A hackathon is a great opportunity to meet people from your local community, talk about tech and learn cool stuff. The basic idea is to work on a project, have fun, and build cool (and sometimes useless) stuff. But if you want to be a winner, you don’t have time for all that BS.

You’re a winner and you should act like it.
So if you want to ace every hackathon you go to, follow these easy steps.

1 – Gunboat diplomacy

team

Is the hackathon destined for young college students so they can learn a new API or platform? Are the participants mainly discovering the technology and having fun?
This is a perfect opportunity to bring your A-Team. Get people who are experienced in the subject, people who have developed and deployed several applications like this before. If you’re a school club, have a few teachers with you in the group. Bigger-gun strategy always wins.

2 – Why code now when you can code at home

code-home

If you know that you’re developing for a specific platform or using a specific API prepare everything at home and copy paste it later at the hackathon. Everyone knows that reheated meals are the best! Plus who goes to a hackathon to learn and have fun anyway?

3 – Know the jury

Bro gif

When you’re part of a small community it is always good to know people that might be in hackathon juries. Heck, they can be even your own teachers from your school.
It is no cheating, it is called networking. Plus it is not your fault if they already like you.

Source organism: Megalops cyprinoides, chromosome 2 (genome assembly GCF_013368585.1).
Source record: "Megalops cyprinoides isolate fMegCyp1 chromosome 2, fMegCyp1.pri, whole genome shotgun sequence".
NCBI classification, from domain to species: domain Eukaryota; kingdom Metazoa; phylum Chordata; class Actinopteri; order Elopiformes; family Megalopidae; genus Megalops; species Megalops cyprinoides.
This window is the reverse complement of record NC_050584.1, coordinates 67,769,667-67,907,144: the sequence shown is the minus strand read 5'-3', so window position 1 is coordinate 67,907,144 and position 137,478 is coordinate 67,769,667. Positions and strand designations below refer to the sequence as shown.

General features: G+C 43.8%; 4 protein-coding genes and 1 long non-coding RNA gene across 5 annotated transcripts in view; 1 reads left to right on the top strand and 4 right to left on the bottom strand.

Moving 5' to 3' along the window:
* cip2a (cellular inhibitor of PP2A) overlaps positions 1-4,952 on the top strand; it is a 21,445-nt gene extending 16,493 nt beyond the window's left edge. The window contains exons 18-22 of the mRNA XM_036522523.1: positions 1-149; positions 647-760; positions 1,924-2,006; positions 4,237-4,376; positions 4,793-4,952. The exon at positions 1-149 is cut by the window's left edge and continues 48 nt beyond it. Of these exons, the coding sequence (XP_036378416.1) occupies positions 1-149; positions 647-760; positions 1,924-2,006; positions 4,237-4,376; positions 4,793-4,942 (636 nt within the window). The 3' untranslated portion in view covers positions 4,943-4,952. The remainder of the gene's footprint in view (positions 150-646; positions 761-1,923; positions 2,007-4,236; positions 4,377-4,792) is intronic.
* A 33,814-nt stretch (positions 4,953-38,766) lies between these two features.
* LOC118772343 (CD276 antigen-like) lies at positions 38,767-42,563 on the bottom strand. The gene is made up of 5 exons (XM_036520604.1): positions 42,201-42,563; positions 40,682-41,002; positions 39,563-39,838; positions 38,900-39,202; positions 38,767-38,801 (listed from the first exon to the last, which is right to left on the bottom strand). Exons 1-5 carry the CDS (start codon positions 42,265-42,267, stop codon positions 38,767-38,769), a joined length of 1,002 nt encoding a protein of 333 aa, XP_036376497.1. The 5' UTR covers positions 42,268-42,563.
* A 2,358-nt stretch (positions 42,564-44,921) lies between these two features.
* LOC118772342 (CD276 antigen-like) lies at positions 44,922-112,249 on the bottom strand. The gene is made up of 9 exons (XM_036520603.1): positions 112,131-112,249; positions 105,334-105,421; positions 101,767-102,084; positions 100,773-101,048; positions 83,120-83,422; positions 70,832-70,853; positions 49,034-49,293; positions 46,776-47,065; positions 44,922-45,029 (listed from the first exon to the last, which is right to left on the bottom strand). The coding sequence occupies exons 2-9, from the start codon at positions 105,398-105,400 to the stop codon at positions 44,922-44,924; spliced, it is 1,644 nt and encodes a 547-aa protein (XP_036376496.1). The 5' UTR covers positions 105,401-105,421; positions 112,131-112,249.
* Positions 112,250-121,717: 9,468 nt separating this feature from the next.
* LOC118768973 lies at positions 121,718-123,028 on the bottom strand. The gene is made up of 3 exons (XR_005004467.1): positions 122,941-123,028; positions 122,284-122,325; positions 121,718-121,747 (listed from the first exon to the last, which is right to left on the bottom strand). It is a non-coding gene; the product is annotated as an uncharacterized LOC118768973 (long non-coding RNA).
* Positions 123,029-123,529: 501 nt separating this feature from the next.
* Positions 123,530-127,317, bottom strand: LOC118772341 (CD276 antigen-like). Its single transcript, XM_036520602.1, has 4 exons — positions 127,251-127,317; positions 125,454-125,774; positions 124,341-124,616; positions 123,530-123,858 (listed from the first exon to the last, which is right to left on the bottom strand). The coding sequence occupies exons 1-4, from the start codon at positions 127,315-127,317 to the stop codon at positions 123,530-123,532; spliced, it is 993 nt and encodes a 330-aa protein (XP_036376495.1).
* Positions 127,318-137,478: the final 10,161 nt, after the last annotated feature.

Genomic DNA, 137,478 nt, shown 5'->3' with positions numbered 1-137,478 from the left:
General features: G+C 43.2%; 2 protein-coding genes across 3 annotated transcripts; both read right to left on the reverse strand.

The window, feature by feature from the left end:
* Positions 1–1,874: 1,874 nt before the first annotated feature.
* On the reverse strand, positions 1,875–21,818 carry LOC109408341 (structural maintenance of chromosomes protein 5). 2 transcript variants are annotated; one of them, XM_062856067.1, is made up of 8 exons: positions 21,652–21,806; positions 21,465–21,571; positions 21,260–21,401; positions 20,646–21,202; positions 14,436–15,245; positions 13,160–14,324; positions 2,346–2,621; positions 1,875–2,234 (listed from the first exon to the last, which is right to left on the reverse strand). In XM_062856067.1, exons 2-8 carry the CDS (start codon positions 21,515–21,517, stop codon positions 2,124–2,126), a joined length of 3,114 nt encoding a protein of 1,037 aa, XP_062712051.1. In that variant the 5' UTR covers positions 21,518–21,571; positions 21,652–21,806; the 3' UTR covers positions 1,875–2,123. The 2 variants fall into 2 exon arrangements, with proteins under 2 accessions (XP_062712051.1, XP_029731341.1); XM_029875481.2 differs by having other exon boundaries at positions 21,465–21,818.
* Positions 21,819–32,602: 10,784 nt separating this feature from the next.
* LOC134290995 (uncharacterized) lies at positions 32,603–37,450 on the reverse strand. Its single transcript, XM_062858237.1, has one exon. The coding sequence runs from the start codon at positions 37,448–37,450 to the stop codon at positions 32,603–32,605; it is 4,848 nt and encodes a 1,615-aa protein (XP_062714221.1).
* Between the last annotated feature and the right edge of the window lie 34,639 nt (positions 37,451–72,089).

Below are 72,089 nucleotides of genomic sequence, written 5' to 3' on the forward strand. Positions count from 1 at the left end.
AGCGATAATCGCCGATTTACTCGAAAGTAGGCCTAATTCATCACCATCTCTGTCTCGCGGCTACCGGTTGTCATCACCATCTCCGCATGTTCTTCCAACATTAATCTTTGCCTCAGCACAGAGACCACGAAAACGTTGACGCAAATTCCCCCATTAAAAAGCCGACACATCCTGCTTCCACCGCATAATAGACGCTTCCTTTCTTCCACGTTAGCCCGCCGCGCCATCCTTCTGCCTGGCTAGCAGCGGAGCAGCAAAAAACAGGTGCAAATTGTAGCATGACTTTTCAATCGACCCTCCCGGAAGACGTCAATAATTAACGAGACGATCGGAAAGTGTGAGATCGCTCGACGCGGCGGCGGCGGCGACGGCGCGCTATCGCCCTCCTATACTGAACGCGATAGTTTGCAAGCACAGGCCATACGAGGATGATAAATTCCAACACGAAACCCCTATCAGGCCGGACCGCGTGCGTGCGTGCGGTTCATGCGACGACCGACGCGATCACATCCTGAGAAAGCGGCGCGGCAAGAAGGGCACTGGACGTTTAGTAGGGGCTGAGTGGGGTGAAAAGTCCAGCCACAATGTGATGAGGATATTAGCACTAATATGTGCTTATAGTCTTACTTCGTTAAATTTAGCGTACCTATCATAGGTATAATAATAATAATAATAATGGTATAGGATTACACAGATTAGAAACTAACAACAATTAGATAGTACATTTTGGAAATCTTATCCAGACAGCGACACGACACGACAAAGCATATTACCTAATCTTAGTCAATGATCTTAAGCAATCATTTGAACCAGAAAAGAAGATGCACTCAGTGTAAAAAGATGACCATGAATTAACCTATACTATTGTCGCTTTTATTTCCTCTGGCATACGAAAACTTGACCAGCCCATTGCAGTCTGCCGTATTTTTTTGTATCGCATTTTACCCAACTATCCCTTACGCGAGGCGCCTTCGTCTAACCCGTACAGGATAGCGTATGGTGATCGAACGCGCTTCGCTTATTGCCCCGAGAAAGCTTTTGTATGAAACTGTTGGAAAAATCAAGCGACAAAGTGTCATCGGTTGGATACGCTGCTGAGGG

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4 – Media is more important than code

Your application is basically hot air and a powerpoint presentation?

It doesn’t matter, talk to the media as if it is the next Facebook. Tell journalists and bloggers that it is going to disrupt the industry and have a huge social impact..

This works better for applications that are more “cause-oriented“.

5 – Take the joy out of it

joy

Who has time for fun anyway? Make the environment for the local community as toxic as possible. Don’t hesitate to make pointless revelries over futile technicalities. Nothing is more important than making your name shine.

6 – Complain about the local startup environment

Don’t forget to tell people that if you were at San Francisco you would have been the next Elon Musk but no one is giving you a chance here. It is never your fault that the community is broken. Talk always about how you’re going to leave this dump as soon as you can.


This is an attempt (a poor one) at satire. I have been part of different coder/hacker/maker communities over the past 5 years. I have attended and taken part of a dozen hackathons, and this post is an attempt to expose some of that toxic environment that is dominant in these kind of events.

However, I have taken part of some great hackathons where I have made lasting friendships and where I have learned a lot, so don’t let egocentric-achievement-oriented individuals spoil your experience, and just go there and have fun.